Amid concern over lab-bred bird flu, US says full details of research shouldn’t be published
"The new strain of bird flu could wipe out millions of people at a time" Image:DailyMail.co.uk
The U.S. government paid scientists to figure out how the deadly bird flu virus might mutate to become a bigger threat to people — and two labs succeeded in creating new strains that are easier to spread.
On Tuesday, federal officials took the unprecedented step of asking those scientists not to publicize all the details of how they did it.
The worry: That this research with lots of potential to help the public might also be hijacked by would-be bioterrorists. The labs found that it appears easier than scientists had thought for the so-called H5N1 bird flu to evolve in a way that lets it spread easily between at least some mammals.
"It wasn’t an easy decision," said Dr. Anthony Fauci, infectious diseases chief at the National Institutes of Health, which funded the original research.
The scary-sounding viruses are locked in high-security labs as researchers at the Erasmus University Medical Center in the Netherlands and the University of Wisconsin-Madison prepare to publish their findings in leading scientific journals. That’s the way scientists share their work so that their colleagues can build on it, perhaps creating better ways to monitor bird flu in the wild, for example.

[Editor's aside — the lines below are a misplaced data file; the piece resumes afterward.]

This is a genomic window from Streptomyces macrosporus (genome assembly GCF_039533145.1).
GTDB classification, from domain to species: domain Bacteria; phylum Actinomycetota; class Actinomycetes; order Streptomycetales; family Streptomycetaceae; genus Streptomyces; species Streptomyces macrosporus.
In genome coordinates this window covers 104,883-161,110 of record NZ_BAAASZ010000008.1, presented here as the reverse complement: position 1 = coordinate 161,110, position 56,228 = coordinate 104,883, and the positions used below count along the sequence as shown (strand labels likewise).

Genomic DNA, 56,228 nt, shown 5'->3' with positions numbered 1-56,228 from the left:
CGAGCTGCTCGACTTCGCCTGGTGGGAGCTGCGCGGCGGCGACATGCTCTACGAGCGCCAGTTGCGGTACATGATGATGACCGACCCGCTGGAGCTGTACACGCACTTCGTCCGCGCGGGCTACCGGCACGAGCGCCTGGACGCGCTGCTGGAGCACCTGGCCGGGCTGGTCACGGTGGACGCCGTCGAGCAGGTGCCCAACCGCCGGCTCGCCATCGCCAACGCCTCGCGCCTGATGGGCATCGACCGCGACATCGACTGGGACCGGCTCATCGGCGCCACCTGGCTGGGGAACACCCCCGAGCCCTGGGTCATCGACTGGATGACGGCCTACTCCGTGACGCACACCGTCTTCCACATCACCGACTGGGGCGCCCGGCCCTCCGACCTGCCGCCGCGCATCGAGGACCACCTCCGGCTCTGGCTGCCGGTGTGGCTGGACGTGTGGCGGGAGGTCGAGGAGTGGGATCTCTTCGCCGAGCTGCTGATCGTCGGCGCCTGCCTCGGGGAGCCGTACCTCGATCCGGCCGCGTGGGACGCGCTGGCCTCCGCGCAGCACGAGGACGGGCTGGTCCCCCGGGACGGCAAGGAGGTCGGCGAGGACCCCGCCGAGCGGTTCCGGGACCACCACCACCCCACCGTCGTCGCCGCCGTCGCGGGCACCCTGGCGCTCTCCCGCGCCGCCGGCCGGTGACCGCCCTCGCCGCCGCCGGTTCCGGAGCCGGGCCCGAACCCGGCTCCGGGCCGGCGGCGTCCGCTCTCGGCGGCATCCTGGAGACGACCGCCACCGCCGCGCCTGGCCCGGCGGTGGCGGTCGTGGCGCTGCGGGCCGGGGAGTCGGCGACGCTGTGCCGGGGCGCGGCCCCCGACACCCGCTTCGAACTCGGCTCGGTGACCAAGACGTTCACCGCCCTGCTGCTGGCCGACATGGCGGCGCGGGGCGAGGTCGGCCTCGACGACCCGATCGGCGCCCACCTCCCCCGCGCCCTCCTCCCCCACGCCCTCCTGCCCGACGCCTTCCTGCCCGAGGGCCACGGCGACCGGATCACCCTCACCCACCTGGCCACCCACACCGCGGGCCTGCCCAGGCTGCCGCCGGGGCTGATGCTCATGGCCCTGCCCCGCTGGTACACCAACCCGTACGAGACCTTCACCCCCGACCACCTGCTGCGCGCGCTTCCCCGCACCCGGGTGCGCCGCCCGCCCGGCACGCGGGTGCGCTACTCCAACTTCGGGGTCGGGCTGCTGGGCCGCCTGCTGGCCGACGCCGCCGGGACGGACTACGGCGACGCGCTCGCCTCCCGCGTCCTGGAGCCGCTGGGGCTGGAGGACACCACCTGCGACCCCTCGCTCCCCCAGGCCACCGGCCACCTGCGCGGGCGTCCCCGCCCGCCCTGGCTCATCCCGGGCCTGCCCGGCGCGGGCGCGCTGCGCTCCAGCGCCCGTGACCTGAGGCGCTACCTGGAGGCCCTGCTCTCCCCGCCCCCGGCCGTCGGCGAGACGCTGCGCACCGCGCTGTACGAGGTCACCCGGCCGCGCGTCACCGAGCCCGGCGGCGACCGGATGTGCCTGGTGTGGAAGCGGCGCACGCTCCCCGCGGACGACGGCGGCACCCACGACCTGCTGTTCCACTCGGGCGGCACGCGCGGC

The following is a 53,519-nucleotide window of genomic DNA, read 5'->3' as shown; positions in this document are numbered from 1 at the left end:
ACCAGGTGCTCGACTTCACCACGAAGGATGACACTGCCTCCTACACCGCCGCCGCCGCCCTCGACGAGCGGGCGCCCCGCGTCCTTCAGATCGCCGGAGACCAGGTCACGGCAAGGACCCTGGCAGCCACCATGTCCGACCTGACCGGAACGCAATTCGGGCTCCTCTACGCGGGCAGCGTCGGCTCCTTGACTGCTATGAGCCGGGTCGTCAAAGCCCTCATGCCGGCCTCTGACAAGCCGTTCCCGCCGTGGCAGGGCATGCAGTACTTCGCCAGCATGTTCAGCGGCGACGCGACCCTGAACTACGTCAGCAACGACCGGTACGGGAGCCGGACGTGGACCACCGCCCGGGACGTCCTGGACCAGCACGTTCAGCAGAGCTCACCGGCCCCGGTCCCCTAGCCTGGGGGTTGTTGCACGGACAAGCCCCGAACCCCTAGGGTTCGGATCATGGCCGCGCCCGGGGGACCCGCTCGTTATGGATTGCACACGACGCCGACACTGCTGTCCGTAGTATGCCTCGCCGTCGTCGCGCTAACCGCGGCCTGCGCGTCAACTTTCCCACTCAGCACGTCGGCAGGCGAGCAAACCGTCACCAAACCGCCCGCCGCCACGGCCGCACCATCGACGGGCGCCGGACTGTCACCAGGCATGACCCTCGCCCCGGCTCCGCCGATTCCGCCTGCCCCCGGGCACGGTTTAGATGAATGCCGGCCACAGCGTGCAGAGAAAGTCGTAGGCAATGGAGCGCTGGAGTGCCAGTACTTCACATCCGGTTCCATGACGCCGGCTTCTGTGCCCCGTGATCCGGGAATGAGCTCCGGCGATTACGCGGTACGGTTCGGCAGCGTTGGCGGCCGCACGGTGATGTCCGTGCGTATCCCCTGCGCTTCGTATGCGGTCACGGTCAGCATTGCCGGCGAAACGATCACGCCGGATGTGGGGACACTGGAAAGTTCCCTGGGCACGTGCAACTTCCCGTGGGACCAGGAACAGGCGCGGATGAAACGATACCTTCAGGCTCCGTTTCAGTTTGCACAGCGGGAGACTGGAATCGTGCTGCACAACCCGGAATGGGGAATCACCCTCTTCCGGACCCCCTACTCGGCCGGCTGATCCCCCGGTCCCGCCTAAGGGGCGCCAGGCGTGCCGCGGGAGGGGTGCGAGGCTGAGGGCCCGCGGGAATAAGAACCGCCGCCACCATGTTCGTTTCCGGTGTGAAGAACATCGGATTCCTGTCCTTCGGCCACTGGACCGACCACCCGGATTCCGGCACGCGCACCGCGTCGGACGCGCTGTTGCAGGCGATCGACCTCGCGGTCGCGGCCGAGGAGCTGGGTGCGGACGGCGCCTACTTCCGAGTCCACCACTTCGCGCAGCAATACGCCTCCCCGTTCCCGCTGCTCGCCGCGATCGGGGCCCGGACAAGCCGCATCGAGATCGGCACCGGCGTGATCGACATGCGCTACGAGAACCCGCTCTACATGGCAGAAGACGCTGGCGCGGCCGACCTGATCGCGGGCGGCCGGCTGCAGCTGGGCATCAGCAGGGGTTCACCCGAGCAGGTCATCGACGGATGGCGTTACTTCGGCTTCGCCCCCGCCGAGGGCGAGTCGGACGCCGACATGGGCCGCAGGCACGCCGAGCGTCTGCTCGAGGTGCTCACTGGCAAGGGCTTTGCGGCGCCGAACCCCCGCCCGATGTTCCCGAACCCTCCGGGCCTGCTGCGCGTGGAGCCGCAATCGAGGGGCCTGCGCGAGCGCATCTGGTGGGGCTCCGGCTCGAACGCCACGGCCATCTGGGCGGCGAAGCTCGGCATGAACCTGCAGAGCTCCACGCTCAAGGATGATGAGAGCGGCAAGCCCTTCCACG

But biosecurity advisers to the government recommended that the journals Science and Nature publish only the general discoveries, not the full blueprint for these man-made strains. Tuesday, the government announced that it agreed and made the request.
In statements, the two research teams say they’re making some changes, if reluctantly. The journals are mulling what to do, and the government didn’t say precisely what should be left out.
But Science editor-in-chief Dr. Bruce Alberts said his journal pushed the U.S. government to set up a system where certain international researchers will be able to get the full genetic recipe for these lab-bred strains — especially those in bird flu-prone countries like China and Indonesia.
"This is a sort of watershed moment," said Alberts, noting it’s believed to be the first time this kind of secrecy has been sought from legitimate public health research.
He doesn’t want to publish an abbreviated version of the findings unless he can direct scientists how to get the full, if confidential, details.
"It’s very important to get this information out to all the people around the world who are living with this virus and are working on it," Alberts said.
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